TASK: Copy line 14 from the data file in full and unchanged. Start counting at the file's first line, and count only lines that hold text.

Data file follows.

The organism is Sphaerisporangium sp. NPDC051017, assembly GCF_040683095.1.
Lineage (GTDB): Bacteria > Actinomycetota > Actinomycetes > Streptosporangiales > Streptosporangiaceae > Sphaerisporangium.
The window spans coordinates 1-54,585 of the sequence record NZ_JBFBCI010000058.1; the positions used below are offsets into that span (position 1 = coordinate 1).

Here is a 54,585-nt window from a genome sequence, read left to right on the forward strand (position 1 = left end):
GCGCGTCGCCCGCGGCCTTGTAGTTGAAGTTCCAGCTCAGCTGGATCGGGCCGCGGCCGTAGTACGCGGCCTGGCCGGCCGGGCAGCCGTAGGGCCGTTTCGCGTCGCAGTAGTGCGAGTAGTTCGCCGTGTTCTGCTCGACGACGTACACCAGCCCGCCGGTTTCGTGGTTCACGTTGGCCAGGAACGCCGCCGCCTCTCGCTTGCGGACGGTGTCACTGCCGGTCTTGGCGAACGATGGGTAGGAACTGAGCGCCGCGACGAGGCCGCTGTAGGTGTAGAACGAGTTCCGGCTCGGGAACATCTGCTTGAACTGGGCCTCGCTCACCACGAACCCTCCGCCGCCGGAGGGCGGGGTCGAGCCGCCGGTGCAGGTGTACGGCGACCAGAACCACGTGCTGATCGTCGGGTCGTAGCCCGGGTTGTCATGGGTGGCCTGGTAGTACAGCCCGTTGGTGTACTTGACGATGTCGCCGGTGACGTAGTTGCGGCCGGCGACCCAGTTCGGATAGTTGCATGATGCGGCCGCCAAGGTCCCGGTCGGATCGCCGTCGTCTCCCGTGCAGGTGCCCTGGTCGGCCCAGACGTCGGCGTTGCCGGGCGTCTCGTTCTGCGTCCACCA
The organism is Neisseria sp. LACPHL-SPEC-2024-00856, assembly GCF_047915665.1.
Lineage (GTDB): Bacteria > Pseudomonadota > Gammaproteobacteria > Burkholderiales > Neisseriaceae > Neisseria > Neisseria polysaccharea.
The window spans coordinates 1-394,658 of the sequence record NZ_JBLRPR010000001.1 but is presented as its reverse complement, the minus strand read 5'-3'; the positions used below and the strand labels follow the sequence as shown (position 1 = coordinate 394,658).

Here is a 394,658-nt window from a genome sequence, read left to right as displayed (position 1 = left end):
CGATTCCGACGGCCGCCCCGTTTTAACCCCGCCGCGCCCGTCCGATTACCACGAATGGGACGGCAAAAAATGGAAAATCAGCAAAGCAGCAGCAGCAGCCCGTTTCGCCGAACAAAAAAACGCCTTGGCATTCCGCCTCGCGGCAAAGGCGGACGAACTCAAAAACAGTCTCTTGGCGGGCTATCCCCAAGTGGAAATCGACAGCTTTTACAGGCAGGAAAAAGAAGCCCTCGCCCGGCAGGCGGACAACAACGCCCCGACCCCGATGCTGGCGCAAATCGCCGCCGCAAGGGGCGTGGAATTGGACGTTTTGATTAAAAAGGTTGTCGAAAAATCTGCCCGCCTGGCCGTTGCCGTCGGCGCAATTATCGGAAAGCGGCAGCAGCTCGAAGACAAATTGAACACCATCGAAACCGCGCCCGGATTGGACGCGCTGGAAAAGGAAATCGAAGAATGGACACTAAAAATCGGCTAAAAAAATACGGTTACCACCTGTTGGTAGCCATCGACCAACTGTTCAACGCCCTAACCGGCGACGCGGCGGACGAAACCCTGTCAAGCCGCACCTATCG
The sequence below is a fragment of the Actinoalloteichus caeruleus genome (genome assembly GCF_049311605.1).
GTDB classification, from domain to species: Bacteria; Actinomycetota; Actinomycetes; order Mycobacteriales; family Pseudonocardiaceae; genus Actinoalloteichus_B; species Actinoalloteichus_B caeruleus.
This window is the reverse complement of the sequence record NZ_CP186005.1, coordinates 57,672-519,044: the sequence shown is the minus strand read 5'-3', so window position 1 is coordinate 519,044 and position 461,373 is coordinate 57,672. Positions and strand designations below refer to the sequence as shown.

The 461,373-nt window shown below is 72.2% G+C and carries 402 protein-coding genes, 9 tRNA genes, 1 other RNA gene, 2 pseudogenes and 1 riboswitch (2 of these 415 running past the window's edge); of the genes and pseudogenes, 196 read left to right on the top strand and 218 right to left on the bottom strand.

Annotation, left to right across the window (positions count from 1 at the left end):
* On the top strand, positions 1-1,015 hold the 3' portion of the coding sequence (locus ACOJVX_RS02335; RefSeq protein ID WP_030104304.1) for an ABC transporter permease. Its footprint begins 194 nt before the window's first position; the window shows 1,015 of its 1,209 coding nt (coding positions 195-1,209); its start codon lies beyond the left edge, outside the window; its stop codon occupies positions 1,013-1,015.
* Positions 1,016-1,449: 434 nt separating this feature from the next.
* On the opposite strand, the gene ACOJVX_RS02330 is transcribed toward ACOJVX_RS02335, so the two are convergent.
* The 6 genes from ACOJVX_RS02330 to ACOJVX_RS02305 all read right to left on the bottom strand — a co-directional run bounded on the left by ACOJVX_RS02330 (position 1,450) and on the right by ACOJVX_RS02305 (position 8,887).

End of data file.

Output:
The 461,373-nt window shown below is 72.2% G+C and carries 402 protein-coding genes, 9 tRNA genes, 1 other RNA gene, 2 pseudogenes and 1 riboswitch (2 of these 415 running past the window's edge); of the genes and pseudogenes, 196 read left to right on the top strand and 218 right to left on the bottom strand.